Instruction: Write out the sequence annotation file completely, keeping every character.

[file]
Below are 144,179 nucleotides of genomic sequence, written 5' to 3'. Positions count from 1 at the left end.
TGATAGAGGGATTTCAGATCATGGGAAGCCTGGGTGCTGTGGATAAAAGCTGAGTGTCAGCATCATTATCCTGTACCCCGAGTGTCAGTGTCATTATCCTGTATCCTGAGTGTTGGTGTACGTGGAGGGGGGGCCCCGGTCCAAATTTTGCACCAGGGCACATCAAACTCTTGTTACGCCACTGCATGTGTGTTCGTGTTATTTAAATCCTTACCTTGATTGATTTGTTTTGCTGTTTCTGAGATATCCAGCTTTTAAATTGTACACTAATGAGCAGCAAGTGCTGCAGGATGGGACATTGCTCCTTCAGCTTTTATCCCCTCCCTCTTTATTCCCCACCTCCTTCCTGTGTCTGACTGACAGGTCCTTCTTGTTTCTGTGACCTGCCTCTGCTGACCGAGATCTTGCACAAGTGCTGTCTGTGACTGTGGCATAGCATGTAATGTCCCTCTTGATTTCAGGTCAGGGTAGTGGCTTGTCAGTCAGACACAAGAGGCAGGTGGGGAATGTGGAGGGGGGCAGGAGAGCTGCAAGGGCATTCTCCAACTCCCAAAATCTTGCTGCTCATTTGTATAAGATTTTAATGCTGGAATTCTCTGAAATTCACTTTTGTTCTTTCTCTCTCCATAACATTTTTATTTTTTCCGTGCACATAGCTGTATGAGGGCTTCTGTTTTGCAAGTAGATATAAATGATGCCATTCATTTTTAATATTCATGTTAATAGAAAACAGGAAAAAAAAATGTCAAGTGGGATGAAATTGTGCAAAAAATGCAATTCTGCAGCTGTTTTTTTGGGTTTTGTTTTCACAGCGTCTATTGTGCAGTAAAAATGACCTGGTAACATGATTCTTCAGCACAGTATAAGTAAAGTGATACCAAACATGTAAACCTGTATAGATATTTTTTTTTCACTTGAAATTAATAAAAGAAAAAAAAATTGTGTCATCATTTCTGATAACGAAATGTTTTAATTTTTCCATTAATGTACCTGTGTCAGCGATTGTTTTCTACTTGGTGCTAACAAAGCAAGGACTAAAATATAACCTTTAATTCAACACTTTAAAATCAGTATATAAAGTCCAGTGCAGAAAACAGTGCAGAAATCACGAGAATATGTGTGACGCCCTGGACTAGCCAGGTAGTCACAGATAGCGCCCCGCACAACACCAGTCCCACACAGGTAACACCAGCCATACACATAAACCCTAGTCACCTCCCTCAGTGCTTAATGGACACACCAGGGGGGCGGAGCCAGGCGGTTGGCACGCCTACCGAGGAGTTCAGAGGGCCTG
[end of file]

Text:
Below are 144,179 nucleotides of genomic sequence, written 5' to 3'. Positions count from 1 at the left end.
TGATAGAGGGATTTCAGATCATGGGAAGCCTGGGTGCTGTGGATAAAAGCTGAGTGTCAGCATCATTATCCTGTACCCCGAGTGTCAGTGTCATTATCCTGTATCCTGAGTGTTGGTGTACGTGGAGGGGGGGCCCCGGTCCAAATTTTGCACCAGGGCACATCAAACTCTTGTTACGCCACTGCATGTGTGTTCGTGTTATTTAAATCCTTACCTTGATTGATTTGTTTTGCTGTTTCTGAGATATCCAGCTTTTAAATTGTACACTAATGAGCAGCAAGTGCTGCAGGATGGGACATTGCTCCTTCAGCTTTTATCCCCTCCCTCTTTATTCCCCACCTCCTTCCTGTGTCTGACTGACAGGTCCTTCTTGTTTCTGTGACCTGCCTCTGCTGACCGAGATCTTGCACAAGTGCTGTCTGTGACTGTGGCATAGCATGTAATGTCCCTCTTGATTTCAGGTCAGGGTAGTGGCTTGTCAGTCAGACACAAGAGGCAGGTGGGGAATGTGGAGGGGGGCAGGAGAGCTGCAAGGGCATTCTCCAACTCCCAAAATCTTGCTGCTCATTTGTATAAGATTTTAATGCTGGAATTCTCTGAAATTCACTTTTGTTCTTTCTCTCTCCATAACATTTTTATTTTTTCCGTGCACATAGCTGTATGAGGGCTTCTGTTTTGCAAGTAGATATAAATGATGCCATTCATTTTTAATATTCATGTTAATAGAAAACAGGAAAAAAAAATGTCAAGTGGGATGAAATTGTGCAAAAAATGCAATTCTGCAGCTGTTTTTTTGGGTTTTGTTTTCACAGCGTCTATTGTGCAGTAAAAATGACCTGGTAACATGATTCTTCAGCACAGTATAAGTAAAGTGATACCAAACATGTAAACCTGTATAGATATTTTTTTTTCACTTGAAATTAATAAAAGAAAAAAAAATTGTGTCATCATTTCTGATAACGAAATGTTTTAATTTTTCCATTAATGTACCTGTGTCAGCGATTGTTTTCTACTTGGTGCTAACAAAGCAAGGACTAAAATATAACCTTTAATTCAACACTTTAAAATCAGTATATAAAGTCCAGTGCAGAAAACAGTGCAGAAATCACGAGAATATGTGTGACGCCCTGGACTAGCCAGGTAGTCACAGATAGCGCCCCGCACAACACCAGTCCCACACAGGTAACACCAGCCATACACATAAACCCTAGTCACCTCCCTCAGTGCTTAATGGACACACCAGGGGGGCGGAGCCAGGCGGTTGGCACGCCTACCGAGGAGTTCAGAGGGCCTG